Despite having the lowest regional prevalence of modern slavery in the world, Europe remains a destination, and to a lesser extent, a source region for the exploitation of men, women and children in forced labour and commercial sexual exploitation. According to the most recent Eurostat findings, European Union (EU) citizens account for 65 percent of identified trafficked victims within Europe. These individuals mostly originate from Eastern Europe, including Romania, Bulgaria, Lithuania and Slovakia. In Albania and Bosnia and Herzegovina, the European Parliament has identified corruption and the judicial system as reform challenges towards accession talks within the EU. In Greece, the turbulent economic situation has increased vulnerability for populations seeking employment and livelihood opportunities. In Greece, unemployment reached 24.4 percent in January 2016 with a youth unemployment rate of 51.9 percent.
Sheila was 15 years old and living in Nigeria with her parents when a woman offered to take her abroad to work and get an education. However, upon arrival she was forced to carry out all the housework, as well as provide sexual services for older men.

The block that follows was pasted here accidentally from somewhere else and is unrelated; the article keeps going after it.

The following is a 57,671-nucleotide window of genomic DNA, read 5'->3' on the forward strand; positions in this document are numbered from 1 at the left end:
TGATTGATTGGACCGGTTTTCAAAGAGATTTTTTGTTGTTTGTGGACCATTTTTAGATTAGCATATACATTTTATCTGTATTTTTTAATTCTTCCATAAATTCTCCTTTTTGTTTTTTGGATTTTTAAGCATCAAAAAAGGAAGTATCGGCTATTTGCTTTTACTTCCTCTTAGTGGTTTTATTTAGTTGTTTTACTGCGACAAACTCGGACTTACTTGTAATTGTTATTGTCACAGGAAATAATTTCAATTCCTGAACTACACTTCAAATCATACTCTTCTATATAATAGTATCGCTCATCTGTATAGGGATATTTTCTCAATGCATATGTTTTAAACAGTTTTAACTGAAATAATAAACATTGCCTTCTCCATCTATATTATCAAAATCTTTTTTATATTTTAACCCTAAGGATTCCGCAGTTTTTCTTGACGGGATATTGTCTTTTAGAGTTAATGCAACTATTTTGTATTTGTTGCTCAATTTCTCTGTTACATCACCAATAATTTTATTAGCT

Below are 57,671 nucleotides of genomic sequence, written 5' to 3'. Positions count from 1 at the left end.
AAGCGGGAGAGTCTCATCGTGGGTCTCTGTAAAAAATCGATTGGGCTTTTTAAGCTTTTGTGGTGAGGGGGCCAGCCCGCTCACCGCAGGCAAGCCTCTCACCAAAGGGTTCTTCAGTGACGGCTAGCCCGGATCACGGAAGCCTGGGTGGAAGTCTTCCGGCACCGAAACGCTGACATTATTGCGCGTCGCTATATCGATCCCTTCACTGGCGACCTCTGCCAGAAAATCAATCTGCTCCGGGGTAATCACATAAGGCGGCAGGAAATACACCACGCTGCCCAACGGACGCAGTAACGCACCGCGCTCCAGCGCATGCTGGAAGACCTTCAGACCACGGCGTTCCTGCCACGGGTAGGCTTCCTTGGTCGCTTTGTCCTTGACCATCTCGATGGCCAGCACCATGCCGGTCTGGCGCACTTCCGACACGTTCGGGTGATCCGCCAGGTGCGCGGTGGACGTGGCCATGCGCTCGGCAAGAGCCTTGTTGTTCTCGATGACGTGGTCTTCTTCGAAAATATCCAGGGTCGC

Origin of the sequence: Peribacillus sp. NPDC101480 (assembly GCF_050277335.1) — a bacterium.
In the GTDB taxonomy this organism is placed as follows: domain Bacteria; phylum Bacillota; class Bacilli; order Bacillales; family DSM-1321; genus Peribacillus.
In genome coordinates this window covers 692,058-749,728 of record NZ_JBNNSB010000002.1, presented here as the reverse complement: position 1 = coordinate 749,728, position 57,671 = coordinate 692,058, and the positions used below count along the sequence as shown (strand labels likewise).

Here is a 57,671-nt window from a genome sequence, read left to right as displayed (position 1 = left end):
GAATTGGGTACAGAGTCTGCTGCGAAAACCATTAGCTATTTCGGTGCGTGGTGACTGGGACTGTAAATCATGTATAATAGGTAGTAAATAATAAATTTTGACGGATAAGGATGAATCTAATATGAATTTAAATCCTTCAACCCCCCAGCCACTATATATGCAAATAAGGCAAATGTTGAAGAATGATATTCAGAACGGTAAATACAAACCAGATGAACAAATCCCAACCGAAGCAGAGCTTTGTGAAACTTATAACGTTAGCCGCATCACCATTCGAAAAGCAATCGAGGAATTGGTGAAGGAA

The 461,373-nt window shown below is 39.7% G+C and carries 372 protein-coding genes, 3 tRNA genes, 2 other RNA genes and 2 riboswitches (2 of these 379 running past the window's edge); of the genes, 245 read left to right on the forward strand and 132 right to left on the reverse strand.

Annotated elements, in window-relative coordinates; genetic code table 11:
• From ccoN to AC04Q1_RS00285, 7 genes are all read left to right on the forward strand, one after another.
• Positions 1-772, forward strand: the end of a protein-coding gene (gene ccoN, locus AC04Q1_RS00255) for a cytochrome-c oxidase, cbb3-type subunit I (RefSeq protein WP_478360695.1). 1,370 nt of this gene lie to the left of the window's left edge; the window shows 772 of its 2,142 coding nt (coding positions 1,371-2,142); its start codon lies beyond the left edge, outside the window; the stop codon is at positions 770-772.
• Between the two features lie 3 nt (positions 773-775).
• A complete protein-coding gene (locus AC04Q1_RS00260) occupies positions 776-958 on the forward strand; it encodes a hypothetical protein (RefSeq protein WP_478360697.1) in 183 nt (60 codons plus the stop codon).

My family in Nigeria were very poor. When I was 15 years old a lady came from abroad, met my father and said why are you living like this? Where I come from is very good. I can take your daughter and it will be better for you because she will be able to send money back home to you. She will have a better life and I will send her to school. He then decided that I should go with this lady. The lady they processed all the papers necessary for my travel and I travelled with her abroad. On arrival she did not fulfil any of the promises she made to my father. Instead she kept me in the house to do all the housework. She also started bringing men to the house to sleep with me for money. Men used to come to the house 3 to 4 times in a week, and each time I used to sleep with between 2 and 3 men. When I didn’t do what she wanted me to do she would beat me up. When I asked her, this is not what she promised me, she said, Is this not aboard? Do you think I pluck money from trees? I brought you here to work. Can you pay back all the money I spent to bring you here?’
Narrative courtesy of AFRUCA (Africans Unite against Child Abuse). AFRUCA is registered charity that advocates for the rights and welfare of African children in the UK. It has developed out of African communities in the UK as a response to their realisation of the problems that African parents and their children face, along with the gaps that exist within the protection system for African children in the country.